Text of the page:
Fig. 4

FAK inhibits mitochondrial S727-STAT3 phosphorylation. a A 4 h FAK14 treatment of bEnd5 cells reduced pS727-STAT3 in both the mitochondrial and cytoplasmic fractions. Blots are representative for 5 experiments. b This reduction was confirmed by quantitative capillary western blotting with representative chemiluminescent spectrograms and synthetic bands (c). d Quantitation was performed of spectrograms confirmed a clear and significant decrease in pS727-STAT3 following 4 h FAK14 treatment in the mitochondrial fractions (n = 3). e Treatment with another more lipophilic FAK antagonist (PF573228: PF at 10 or 20 μM) for 4 or 8 h showed decreases in pS727-STAT3 in conjunction with decreased pFAK in whole cell lysates. f Incubation with the global transcriptional inhibitor actinomycin D (0.3 μg/ml, 4 h) did not significantly change mitochondrial bioenergetics under control or FAK14 conditions

S727-STAT3 activators rescue mitochondrial function and cells against FAK inhibition

Bryostatin-1 and HGF increase phosphorylation of S727-STAT3 via PKC, and ERK activation, respectively [34, 54]. Here, both mitigated the reduced mitochondrial maximum reserve and respiratory capacity caused by a 4 h FAK14 treatment of bEnd5 cells (Fig. 5a). Further, FAK14 dose-dependently decreased pS727-STAT3, which was prevented by bryostatin and HGF (Fig. 5b). The substantial changes in pS727-STAT3 are likely not resulting from changes in cell survival (Fig. 6) because the total STAT3 and actin loading controls were similar. Bryostatin could not reduce mitochondrial dysfunction caused by stattic (Fig. 5c), evidence that its protective effects against FAK inhibition (Fig. 5a, and below) were mediated by STAT3 activation.
Fig. 5

pS727-STAT3 stimulation preserves mitochondrial bioenergetics against FAK inhibition. a Bryostatin and HGF preserved reserve and respiratory capacity in bEnd5 cells incubated with FAK14 (5 μM, F5) for 4 h. Data are mean ± SEM from 3 independent experiments. *p < 0.05, **p < 0.01, **p < 0.001. b Western blots of whole cell lysates showing that bryostatin (BST) and HGF preserve pS727-STAT3 in the presence of FAK14 (representative for 3 independent experiments). c Bryostatin does not affect the mitochondrial bioenergetics dysfunction caused by STAT3 inhibition with stattic. N = 3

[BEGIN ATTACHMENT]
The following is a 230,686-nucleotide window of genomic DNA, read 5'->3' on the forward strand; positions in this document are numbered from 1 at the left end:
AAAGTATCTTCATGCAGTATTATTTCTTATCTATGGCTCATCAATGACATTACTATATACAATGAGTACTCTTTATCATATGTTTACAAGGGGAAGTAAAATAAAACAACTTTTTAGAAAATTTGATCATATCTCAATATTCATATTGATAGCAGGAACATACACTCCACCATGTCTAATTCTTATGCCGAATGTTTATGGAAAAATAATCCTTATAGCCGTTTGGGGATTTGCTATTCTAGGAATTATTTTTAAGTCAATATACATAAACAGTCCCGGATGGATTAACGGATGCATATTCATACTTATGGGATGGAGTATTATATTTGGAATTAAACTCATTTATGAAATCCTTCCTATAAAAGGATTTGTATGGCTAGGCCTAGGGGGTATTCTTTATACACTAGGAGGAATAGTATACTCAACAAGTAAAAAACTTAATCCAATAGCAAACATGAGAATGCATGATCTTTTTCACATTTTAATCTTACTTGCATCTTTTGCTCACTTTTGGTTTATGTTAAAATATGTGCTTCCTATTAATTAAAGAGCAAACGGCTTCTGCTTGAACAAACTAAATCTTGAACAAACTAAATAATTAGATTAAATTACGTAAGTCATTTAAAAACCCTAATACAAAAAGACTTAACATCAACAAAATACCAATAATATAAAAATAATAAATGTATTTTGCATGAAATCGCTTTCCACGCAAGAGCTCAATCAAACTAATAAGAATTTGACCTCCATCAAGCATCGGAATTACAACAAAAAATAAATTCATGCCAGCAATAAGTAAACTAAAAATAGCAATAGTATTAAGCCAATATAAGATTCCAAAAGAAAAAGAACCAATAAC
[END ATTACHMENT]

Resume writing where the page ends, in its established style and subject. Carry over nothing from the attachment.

Fig. 6

Bryostatin and HGF reduce bEND5 cell death due to FAK inhibition. a Images are representative of bEnd5 cells grown for 4 h with 5 μM FAK14 +/−bryostatin (BST) in regular tissue culture wells. b to e) Cell counts show that bryostatin and HGF can promote survival despite FAK inhibition with 5 or 10 μM FAK14 for 4 or 24 h. Data are mean ± SEM from 3 independent experiments. *p < 0.05, **p < 0.01 and ***p < 0.001

BEnd5 cell survival was assessed in regular tissue culture plates. FAK14 dose- and time-dependently caused loss of bEnd5 cells (Fig. 6a-e), up to more than 50% (Fig. 6d, e), and may have reduced proliferation between 4 and 24 h (controls in Fig. 6b vs. c and d vs. e). No cell loss was observed in the bioenergetics experiments (Fig. 2), probably due to the different culture conditions. Bryostatin and HGF promoted bEnd5 cell survival caused by FAK14 treatment at both 4 h (Fig. 6a, b, d) and 24 h (Fig. 6c, e).

FAK inhibition causes mitochondrial depolarization and ROS production